CHP: What's your advice about tuning a nitrous combo?
SJ: The one thing I'd say is to work your way up in steps, from smallest tune to largest. Guys bolt the thing on, try a 100-shot, then try 200, then jump all the way to 500 without learning key things like what timing each step really likes. With all the cylinder heads and engine combos, there's never two guys that have the same base timing. So start small and work your way up. Learn where it wants to be. Make a run, take out 2 more degrees, fine-tune fuel pressure, watch your e.t. and mph-especially mph-and see how it changes. Don't try to take a shortcut to the end of the tune-up sheet without going in the middle and learning, and watch your bottle pressure.
CHP: Why do you mention bottle pressure?
SJ: Any change over 25 psi will show a difference, but if pressure makes a dramatic difference, you really need to look at your tuneup. If a guy runs 900 psi, then raises it to 1,000 psi and it seems to help, it tells you the system may be too rich, since higher pressure moves more nitrous.
CHP: Any final words?
SJ: Nitrous, to a degree, is a balancing act, but guys tend to go overkill. The simpler you keep things the better off you'll be. Pay attention to the instructions provided with your kit or work with only one tuner-not everyone in the pits who will talk to you
Q&A: Jamie Wagner, Edelbrock Performance
CHP: Edelbrock is known for a lot of things, but how heavily involved is the company in nitrous?
Jamie Wagner: We've got a pretty decent nitrous program, and it's increasing every year. Our direct-port and plate systems are doing pretty well.
CHP: So how much nitrous can you use on an engine?
JW: It's more of what you know. If you're shaky on tuning the car, you could hurt the engine. You should talk to somebody familiar with tuning nitrous-and follow the directions. You can call us for help, but you have to go through the steps.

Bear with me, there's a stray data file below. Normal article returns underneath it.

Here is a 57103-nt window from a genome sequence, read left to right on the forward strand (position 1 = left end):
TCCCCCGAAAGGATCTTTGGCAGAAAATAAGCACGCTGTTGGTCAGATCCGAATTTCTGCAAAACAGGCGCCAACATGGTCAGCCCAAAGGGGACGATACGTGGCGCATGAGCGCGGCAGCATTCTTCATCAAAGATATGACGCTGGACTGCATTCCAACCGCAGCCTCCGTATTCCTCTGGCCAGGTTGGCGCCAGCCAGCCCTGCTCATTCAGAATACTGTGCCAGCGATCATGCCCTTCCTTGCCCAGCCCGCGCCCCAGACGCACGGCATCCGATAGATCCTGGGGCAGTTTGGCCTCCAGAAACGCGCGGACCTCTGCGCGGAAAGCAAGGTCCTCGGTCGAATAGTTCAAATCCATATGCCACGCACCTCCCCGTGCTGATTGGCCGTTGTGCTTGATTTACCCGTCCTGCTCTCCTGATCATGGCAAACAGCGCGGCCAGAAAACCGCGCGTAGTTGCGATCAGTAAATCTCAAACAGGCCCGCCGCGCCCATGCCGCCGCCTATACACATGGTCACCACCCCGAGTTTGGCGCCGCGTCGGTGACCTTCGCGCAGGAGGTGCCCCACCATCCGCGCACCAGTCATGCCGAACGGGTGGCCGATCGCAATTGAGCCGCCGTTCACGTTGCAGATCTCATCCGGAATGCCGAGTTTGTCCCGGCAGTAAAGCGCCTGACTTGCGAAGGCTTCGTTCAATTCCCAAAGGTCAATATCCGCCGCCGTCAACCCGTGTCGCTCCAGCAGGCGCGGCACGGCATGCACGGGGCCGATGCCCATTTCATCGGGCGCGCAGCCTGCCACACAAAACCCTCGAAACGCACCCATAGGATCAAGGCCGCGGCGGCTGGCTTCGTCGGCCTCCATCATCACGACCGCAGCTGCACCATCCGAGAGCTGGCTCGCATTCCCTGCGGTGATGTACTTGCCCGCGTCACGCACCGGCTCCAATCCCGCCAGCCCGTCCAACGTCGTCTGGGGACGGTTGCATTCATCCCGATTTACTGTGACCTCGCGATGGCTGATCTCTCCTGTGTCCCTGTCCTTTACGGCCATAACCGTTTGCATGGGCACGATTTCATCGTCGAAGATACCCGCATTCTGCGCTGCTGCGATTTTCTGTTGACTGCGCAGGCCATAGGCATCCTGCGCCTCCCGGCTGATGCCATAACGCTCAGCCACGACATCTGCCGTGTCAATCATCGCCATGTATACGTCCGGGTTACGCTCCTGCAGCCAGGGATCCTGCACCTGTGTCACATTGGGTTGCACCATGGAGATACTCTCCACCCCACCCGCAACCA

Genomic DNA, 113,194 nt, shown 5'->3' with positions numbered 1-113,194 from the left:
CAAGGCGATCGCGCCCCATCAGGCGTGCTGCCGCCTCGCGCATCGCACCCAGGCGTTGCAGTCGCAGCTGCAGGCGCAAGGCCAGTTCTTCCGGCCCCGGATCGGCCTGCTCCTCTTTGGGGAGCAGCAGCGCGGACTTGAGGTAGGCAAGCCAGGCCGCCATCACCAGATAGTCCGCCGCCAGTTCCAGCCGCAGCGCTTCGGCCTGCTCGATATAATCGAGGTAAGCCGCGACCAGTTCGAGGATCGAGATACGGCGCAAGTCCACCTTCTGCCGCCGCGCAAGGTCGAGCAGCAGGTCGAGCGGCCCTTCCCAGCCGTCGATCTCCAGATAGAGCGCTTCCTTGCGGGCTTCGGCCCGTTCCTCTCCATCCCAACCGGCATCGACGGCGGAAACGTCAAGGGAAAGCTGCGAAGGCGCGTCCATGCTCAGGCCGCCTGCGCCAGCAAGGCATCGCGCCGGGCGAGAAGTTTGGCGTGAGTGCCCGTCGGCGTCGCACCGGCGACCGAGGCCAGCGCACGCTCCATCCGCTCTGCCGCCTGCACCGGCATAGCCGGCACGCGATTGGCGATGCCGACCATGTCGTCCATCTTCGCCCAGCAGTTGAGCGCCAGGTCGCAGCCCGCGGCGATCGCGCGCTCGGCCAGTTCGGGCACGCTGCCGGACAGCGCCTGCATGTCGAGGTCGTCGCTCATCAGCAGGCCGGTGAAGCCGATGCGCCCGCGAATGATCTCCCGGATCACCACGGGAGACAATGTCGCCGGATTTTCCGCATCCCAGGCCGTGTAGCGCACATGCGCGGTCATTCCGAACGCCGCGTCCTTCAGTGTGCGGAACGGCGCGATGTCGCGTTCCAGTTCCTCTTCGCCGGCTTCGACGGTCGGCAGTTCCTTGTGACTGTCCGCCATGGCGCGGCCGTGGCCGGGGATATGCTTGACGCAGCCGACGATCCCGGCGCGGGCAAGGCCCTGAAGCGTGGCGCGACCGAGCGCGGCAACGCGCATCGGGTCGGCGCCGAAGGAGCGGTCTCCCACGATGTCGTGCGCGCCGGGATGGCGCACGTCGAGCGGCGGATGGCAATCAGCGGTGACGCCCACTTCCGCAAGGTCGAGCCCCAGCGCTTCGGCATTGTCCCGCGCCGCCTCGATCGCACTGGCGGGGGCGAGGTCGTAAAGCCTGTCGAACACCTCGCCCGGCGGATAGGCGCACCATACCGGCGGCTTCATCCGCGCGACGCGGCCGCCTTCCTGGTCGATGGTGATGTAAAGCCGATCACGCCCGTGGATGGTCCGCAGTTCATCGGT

CHP: So is there a guideline as far as a number?
JW: We say about 100 hp on a street car. Then you need to get the proper components, like forged pistons, and get the ignition timing worked out. You need to make sure you're matching the engine components with performance level.
CHP: Can you give us an example?
JW: If you've got a 350 and you want to do a 150-shot on it, you should have decent pistons, the correct timing and spark-plug range, and the correct fuel delivery, whether you tap into your existing system or mount an external pump. If you have hypereutectic pistons, you have an issue. You should leave a margin for error. With a good set of pistons, you can rattle the engine and not hurt it. But as long as the tune-up is right, go 150 or more.
CHP: You mentioned fuel delivery in particular.
JW: All our jetting specs our based on 6.5 psi for carbureted systems; with a wet system, you're working off the base fuel pressure. But what you want is consistent, stable pressure. If you've got a 400hp motor that uses 80 percent of your fuel system's capacity and you want to do a 200-shot, you have to make it up. It's the same thing if a fuel system is marginal at best to begin with. Overcapacity is better than undercapacity.
CHP: What are the considerations when choosing between a plate and a direct-port system?
JW: It depends on what you're after. A direct-port system provides max gains and better individual tuning regardless of power level. You could do a 100-shot direct-port and have much better control. The benefit of a plate system is simplicity. They're easy to plumb in, easy to get up and running, and easy to tune, but not as efficient.
If you're gonna play with nitrous, you'll want good tools when you're disconnecting bottles for changes and refills. NOS' bottle nut wrench makes quick work of line adapters; Nitrous Pro-Flow's Nutbuster attaches to the line fitting with a set screw for quick line removal and comes in AN-4 and AN-6 sizes. Edelbrock's slick Bottle Nut Combo Wrench can handle three AN sizes and standard 1 1/4-inch bottle nuts.